SPIRe Seminar Week 6: “African Waters: The Cooperation Question.”

SPIRe’s Week six seminar will feature SPIRe PhD student, Mr.Paul Quinn presenting on his research “African Waters: The Cooperation Question” from 12:00-13:00 Wednesday, February 27th  in G316 Newman Building, UCD Belfield.  All are welcome.


Natural resource management poses challenges at multiple levels of governance; this is particularly true of transboundary water systems. No single approach is adopted internationally and each instance is characterized by diversity. Interactions between states range from verbal hostilities or military actions, to regime formation and cooperation; with instances of conflict and cooperation often occurring in tandem. This highlights the importance of riparian strategies and the effects of management approaches. It also poses many unanswered questions for International Relations ‘types’, who seek to understand the dynamic nature of multistate interactions.

Current research on issues of water security generally, and the effects of climate change in particular, focus on the climate change–‐conflict nexus and challenges posed by population growth, dependence and migration patterns. The issue of cooperation and governance has been dealt with to a much lesser extent, focusing on individual state roles. Many studies dealing with regime formation have relied on theoretical assumptions without a substantive empirical argument. Furthermore, while it is believed that regimes have significant impact on multi–‐lateral negotiations, these mechanisms have not occurred in all instances nor have they been equally resilient. This project analyses transboundary collective action problems associated with water management and is driven by an empirical puzzle: why successful regime formation, leads to successful conflict resolution and management solutions in some cases but not in others, and why is it that if a regime does not emerge, it sometimes leads nevertheless to successful conflict resolution and management solutions, but not in other instances. It follows the thread to success by answering two research questions. Firstly, how and under what conditions are transboundary cooperative regimes established to manage shared resources and mediate disputes between riparian states? Secondly, how effective are these regimes in resolving conflicts and achieving management solutions?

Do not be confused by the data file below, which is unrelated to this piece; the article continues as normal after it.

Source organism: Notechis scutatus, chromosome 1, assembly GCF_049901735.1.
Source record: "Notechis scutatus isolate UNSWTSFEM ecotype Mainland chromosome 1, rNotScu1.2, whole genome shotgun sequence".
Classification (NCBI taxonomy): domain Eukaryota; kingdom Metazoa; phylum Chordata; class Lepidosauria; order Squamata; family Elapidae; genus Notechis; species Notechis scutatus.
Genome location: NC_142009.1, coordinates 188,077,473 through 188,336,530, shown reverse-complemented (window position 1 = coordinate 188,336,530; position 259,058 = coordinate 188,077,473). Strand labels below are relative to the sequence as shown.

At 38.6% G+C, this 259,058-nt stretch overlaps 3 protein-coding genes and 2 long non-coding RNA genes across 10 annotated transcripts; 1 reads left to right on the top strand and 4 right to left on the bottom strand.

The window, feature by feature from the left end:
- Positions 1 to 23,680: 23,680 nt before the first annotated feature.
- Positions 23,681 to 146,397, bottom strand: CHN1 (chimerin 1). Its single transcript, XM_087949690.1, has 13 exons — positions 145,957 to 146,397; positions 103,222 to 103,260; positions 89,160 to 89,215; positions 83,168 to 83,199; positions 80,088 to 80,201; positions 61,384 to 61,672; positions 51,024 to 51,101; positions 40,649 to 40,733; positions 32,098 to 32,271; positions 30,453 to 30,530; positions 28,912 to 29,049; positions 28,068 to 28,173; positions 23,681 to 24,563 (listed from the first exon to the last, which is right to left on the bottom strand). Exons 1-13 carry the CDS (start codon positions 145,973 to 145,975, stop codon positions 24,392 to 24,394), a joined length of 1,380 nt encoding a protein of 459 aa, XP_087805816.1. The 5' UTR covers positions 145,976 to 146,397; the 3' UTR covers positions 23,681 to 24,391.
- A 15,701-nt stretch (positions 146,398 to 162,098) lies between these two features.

These research questions, not only how regimes are established, but also their efficiency as a mechanism to mediate potential disputes. In doing so, it fills an empirical gap in the research on how states manage conflict and collective action problems associated with transboundary waters. To do this a multivariate model is put forward, addressing strategies for long–‐term mutual gains and the conditions required for regional harmony; tested through four case studies on the basis of most similar systems design. The project investigates the conditions in which riparian ‘games’ are played and offers a valuable contribution to understanding the barriers and catalysts to successful cooperation.



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